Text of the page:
LAUGHING BADGER Serendipity led me to festival...
AFTER my recent piece on Ireland, a number of readers have asked about the connection between the little village of Kinvara, Co. Galway, and Glossop’s Rugby Club, and indeed my Irish Band the Curragh Sons; but more importantly they want to know, how can they get some of the action, to include music, Guinness, oysters, rugby, and of course, the wildlife of the west coast, and not necessarily in that order.
There is no mystery involved, just a large helping of serendipity, a happy accident which saw me pull up on the quayside 19 years ago to read a poster advertising the world famous Cuckoo Fleadh Irish music festival, and that was that, we’ve been going back ever since.
The band has played more than 100 gigs, and I have dragged the Rugby Club along five or six times on joint tours, each one more memorable than the last.
We’ve been called Glossop’s finest ambassadors, and often praised by the locals for being good fun and a credit to our town; one year there were seven in the band, 40 from the rugby club and another 30 assorted Glossopians, it’s a twinning by osmosis.
In recent years, a senator from Oregon, and chairman of the Republican party said: “These fellas are the best!” referring to the lads dressed in nautical outfits, including Captain Birdseye, King Poseidon and a giant lobster, while on the same trip, the original Donovan from the Swinging 60s said: “Sean, you’re all gentlemen from Glossop, and the music is cool”.
Other tour themes have included Harry Potter, Two Hats and Jimmy Finnegan’s Eyebrows (don’t ask). The whole weekend a guy dressed as a cuckoo joins in the fun, and even came on stage one night with us, but his vocabulary was limited.
The truth is that, on Cuckoo Fleadh weekend, Salvador Dali meets David Attenborough on Galway Bay and I would not swap it for the world. I nipped ● into the festival last weekend, no band or rugby club but when in Ireland you can’t really fail to go. All efforts to reach the Wild West are soon rewarded, so here’s your very own Woody’s Guide, how to get there, where to stay and what to see; you probably won’t be as lucky as the reader who visited Kinvara with one of my articles in his pocket, because he met and married an Irish millionairess but whatever your experiences let us all know about it on your return.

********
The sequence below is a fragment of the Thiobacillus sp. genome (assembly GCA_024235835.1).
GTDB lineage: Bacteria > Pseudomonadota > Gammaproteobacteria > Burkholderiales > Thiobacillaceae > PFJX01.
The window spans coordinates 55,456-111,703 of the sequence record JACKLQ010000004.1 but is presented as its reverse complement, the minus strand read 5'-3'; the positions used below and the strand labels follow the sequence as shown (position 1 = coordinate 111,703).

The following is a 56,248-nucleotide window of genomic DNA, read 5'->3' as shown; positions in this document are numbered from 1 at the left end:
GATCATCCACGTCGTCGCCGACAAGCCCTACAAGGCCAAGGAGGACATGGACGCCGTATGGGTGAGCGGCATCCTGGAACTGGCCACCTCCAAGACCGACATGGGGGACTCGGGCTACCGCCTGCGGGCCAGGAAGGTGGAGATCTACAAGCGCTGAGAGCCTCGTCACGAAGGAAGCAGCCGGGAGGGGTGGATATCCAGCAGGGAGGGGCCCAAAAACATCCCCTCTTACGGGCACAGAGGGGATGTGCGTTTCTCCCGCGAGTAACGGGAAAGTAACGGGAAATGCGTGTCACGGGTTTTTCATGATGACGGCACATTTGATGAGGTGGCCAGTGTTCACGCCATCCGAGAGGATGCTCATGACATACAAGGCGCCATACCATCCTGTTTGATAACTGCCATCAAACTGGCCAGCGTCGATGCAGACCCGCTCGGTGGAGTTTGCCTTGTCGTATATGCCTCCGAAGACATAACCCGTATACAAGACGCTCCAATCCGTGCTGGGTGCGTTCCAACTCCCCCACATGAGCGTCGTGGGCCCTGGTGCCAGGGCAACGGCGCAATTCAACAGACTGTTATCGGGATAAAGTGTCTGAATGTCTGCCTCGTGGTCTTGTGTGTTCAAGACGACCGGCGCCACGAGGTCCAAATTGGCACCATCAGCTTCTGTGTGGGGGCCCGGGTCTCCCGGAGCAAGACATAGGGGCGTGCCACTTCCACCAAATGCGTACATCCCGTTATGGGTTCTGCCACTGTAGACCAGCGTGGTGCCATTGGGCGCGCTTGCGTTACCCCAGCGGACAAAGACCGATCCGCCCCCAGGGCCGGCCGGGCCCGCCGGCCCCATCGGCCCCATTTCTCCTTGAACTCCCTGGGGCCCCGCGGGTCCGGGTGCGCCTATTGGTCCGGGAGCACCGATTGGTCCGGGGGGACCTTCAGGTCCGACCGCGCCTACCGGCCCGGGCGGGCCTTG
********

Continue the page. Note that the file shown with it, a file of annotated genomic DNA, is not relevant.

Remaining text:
As for wildlife, you never know what is going to turn up, especially out to sea, with minke whales, bottlenose dolphins and countless species of seabird, while inland and onshore my favourites to date include the pine marten and gentian violets on the nearby Burren, 100 brent geese, and hares running down the middle of the greenest boreens (tiny lanes) and the peregrine falcon which flew alongside, at eye level, as I drove along the coast road.
“Go on you beauty!” I shouted as she peeled off to strafe an anxious curlew.
Ryanair fly to Dublin and Shannon, and Kinvara is around three hours’ drive, while it is only an hour from Shannon. Car hire is very reasonable.
Stena Line from Holyhead to Dublin Port in three hours and a further three-hour drive across Ireland.
I wouldn’t want to be too prescriptive for your trip, because, to be sure you’ll find your own little bit of West Coast Heaven, and the ‘craic’ as they say will be mighty, but for the first few days check out www.kinvara.com for where to stay and more.
For further information and a personal itinerary give me a shout at sean. email@example.com.
Sean Wood attending the Cuckoo Fleadh Irish music festival